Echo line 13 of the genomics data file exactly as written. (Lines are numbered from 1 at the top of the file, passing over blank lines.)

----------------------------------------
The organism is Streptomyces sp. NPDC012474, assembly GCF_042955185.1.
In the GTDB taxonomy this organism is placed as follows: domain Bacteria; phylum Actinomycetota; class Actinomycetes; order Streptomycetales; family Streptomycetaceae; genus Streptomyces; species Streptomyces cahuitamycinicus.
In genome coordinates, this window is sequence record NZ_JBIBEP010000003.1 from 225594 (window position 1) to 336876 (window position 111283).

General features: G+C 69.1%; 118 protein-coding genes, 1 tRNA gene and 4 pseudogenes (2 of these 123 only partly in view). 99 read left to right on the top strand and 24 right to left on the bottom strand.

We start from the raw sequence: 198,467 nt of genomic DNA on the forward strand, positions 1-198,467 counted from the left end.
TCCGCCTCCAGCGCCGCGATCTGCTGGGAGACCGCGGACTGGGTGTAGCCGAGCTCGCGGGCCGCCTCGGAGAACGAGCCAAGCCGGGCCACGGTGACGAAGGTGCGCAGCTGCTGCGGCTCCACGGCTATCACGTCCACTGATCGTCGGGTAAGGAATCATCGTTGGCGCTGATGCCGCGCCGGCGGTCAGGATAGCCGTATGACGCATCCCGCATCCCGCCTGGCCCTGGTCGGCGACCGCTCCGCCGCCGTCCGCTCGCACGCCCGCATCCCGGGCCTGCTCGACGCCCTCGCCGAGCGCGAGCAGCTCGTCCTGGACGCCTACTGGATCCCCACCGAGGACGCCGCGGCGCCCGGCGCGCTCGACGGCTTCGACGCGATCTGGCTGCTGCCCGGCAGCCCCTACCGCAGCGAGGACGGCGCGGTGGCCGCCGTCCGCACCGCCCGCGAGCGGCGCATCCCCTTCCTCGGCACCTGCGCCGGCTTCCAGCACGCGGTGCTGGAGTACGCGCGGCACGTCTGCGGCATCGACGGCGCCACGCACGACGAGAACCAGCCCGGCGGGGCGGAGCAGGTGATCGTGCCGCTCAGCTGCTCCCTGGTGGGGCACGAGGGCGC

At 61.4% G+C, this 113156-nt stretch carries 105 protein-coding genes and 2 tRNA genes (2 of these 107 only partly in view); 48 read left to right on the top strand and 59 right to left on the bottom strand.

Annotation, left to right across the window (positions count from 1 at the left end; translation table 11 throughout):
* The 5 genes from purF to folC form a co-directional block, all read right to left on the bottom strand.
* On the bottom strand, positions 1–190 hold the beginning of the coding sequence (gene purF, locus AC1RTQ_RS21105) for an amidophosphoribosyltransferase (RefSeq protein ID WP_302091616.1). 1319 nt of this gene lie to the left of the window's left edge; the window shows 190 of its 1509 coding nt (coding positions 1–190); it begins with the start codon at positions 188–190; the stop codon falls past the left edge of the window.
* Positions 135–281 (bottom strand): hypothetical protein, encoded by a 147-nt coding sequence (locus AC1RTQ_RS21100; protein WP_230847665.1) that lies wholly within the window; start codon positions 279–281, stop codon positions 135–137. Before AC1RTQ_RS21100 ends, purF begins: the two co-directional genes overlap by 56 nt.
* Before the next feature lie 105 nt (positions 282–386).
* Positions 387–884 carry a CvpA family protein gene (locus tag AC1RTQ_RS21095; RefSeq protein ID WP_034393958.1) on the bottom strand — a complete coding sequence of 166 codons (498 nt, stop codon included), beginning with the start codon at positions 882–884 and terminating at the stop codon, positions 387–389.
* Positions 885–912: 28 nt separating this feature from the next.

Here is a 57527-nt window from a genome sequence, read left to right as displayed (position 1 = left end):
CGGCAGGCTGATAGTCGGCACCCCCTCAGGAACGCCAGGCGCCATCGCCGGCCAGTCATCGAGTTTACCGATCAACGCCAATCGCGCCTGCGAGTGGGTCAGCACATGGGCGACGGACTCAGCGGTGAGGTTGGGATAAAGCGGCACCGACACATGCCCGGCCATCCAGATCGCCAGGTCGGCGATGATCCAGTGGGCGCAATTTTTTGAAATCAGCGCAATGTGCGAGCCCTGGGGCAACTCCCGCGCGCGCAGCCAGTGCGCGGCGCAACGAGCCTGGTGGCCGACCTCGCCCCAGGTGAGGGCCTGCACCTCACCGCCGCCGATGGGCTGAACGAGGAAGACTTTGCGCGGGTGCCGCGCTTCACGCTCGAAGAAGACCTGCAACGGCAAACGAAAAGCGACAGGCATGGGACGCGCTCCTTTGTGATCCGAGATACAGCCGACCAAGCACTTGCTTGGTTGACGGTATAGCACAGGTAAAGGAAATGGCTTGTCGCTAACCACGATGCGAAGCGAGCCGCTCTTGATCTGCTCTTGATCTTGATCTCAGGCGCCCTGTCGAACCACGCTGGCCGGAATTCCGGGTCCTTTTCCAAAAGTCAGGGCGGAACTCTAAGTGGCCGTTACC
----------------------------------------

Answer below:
* Positions 387–884 carry a CvpA family protein gene (locus tag AC1RTQ_RS21095; RefSeq protein ID WP_034393958.1) on the bottom strand — a complete coding sequence of 166 codons (498 nt, stop codon included), beginning with the start codon at positions 882–884 and terminating at the stop codon, positions 387–389.